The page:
Wednesday, December 5, 2012

Getting in the Holiday Spirit (and Fondue Update!)

I had actually brought the Christmas boxes inside from the garage just after Thanksgiving but I let them sit for a week before tackling them on Monday. CPA Boy helpfully suggested, "You can decorate the tree on Monday in between doing laundry!" THANK YOU, HUSBAND, because there's nothing that makes 6 loads of laundry fly by like doing MORE chores.

Up top we see the "Holy Family". This is how they start out the season. I have not checked to see what they are doing now. Usually Mary is huddled with the Wise Men and all the rest are worshiping the sheep. (Doesn't it seem like "worshiping" should have an extra p? Shipping? Shiping?)

I select wrapping paper with the overall color scheme of our house: red, white and black. Like these:

And yet CPA Boy pays EXTRA MONEY to have wrap the gifts he buys (this kills me). Which look like this under the tree right now:

In no world do the blue or gold packages match anything in the house! Oh well, they will soon be buried under the avalanche of properly color-coordinated gifts for him.

Keep in mind that I really DO appreciate that he shops for me AND "sticks to the list" (what's the point of making a list if people don't USE it?!). I just like matchy-matchy with the holiday decorations. It's always amazing that these Type-A traits pop up in me for such lame things.

Long story short: My husband is a good man in all ways about presents for me, except for this gift wrapping issue!

The tree is very small, only about 4 feet. This year I draped my snowmen garland down the sides rather than wrap it around in a spiral. This was because I put the tree in its final position before I started decorating (the lights are part of the tree) and I didn't want to move it out from the wall to decorate. I like doing the garland draping though; it's fast and easy. And it looks like the snowmen are having an orgy:

Aren't they adorable (ignoring their tendency to orgy, of course)!

Here's the finished tree:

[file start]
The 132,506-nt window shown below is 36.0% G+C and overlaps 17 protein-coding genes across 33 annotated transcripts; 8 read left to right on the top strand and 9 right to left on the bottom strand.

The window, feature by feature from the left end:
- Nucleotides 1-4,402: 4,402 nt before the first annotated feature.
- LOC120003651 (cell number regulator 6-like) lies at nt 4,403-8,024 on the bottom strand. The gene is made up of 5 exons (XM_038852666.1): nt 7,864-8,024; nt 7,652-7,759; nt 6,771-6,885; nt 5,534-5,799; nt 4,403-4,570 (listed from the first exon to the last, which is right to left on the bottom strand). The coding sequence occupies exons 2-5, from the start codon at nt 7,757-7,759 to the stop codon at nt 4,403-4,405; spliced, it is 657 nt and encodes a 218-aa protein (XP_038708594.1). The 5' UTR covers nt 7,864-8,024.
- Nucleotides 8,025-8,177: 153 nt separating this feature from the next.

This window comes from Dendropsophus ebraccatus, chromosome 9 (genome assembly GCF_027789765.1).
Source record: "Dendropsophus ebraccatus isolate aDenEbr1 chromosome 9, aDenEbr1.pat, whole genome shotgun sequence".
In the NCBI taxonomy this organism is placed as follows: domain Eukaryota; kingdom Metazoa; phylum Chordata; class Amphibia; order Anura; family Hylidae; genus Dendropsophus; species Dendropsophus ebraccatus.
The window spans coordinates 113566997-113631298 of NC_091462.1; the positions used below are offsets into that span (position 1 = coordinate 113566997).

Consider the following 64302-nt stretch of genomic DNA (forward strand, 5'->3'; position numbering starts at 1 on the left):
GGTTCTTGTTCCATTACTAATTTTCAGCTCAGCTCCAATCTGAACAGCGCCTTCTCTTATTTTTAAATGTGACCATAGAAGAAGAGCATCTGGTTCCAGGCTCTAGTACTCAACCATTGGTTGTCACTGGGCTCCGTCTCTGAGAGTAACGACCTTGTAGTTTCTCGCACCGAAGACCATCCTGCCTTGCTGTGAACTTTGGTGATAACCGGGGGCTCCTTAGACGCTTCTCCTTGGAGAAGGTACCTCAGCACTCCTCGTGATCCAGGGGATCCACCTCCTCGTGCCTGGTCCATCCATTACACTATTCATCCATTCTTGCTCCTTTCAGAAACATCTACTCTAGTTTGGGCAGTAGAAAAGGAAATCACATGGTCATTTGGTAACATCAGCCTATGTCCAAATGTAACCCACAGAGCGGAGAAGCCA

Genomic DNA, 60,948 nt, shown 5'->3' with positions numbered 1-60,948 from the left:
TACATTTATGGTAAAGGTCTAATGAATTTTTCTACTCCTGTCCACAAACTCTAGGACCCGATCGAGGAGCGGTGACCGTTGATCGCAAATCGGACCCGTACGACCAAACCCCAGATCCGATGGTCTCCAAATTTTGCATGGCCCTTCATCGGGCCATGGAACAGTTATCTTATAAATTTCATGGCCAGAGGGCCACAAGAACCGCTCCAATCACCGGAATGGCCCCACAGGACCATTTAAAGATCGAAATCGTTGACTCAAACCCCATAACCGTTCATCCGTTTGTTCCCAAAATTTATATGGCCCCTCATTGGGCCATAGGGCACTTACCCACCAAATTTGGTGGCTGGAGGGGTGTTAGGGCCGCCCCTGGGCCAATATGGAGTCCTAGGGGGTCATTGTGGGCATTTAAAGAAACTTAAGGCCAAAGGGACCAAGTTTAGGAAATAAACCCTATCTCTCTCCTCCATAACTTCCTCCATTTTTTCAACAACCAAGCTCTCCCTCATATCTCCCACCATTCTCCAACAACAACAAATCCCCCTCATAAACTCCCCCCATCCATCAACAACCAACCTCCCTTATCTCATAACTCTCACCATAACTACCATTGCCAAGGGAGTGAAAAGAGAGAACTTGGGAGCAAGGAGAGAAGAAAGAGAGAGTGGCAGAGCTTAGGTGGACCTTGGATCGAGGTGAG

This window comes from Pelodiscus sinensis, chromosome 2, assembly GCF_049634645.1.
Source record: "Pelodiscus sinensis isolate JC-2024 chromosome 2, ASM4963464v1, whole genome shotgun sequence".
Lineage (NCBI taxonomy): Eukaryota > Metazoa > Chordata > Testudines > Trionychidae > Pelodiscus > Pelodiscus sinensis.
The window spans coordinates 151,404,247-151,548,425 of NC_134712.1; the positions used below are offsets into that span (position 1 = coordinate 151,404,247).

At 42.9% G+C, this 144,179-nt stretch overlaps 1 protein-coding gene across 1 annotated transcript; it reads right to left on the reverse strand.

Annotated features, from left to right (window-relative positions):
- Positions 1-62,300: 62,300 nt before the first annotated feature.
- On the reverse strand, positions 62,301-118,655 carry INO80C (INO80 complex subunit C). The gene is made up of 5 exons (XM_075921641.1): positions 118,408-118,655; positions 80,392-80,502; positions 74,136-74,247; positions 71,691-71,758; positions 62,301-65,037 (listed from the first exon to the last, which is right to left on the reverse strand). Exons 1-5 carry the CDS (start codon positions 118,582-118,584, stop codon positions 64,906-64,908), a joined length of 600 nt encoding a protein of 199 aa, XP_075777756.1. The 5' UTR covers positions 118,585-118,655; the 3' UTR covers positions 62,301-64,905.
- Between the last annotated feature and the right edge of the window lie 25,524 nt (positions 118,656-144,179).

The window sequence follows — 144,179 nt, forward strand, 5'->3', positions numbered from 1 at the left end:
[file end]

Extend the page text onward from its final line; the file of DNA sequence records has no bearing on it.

It will look so much better with a zillion packages underneath it. (And no TV in the frame.)

So who wants to read about the fondue place? You do! You do!

The Boy and The Girl ordered the 4-course meal which includes the cheese fondue appetizer, a salad, the meat course and the dessert fondue. CPA Boy and I stuck with the fondue appetizer and salad for dinner.

But first, the menu tells you that you can only order one choice of fondue per cooktop on the table. (These are built in to the table, like a smooth top kitchen stove.) We were seated at a table for four with only one cooktop. That meant we'd all need to agree on ONE thing.

This is where being assertive helps. I asked to move to a table with TWO cooktops. The waiter looked a little put out and went to ask. All the other tables in our section were empty at this point so I could see no reason why we couldn't move tables. After a couple of minutes they moved us across the aisle to a two-cooktop table.

CPA Boy and I ordered the Traditional Swiss Cheese Fondue and the kids got Spinach Artichoke Cheese Fondue. They place pots on each cooktop (which are double boilers) and when the steam starts to pour out then your server returns and makes the fondue right in front of you.

Ours had a base of white wine and the spinach artichoke had a broth base. These heat up and then seasonings and cheese are added until the right consistency is achieved. Ours required MORE CHEESE which is not a bad thing. You get little bowls of bread cubes, veggies (carrots, broccoli and cauliflower; one out of three ain't bad)) and apples for dipping (diping?!) into the fondue. We still had some dippers left over by the time the cheese was gone so I have to say that you get enough of them.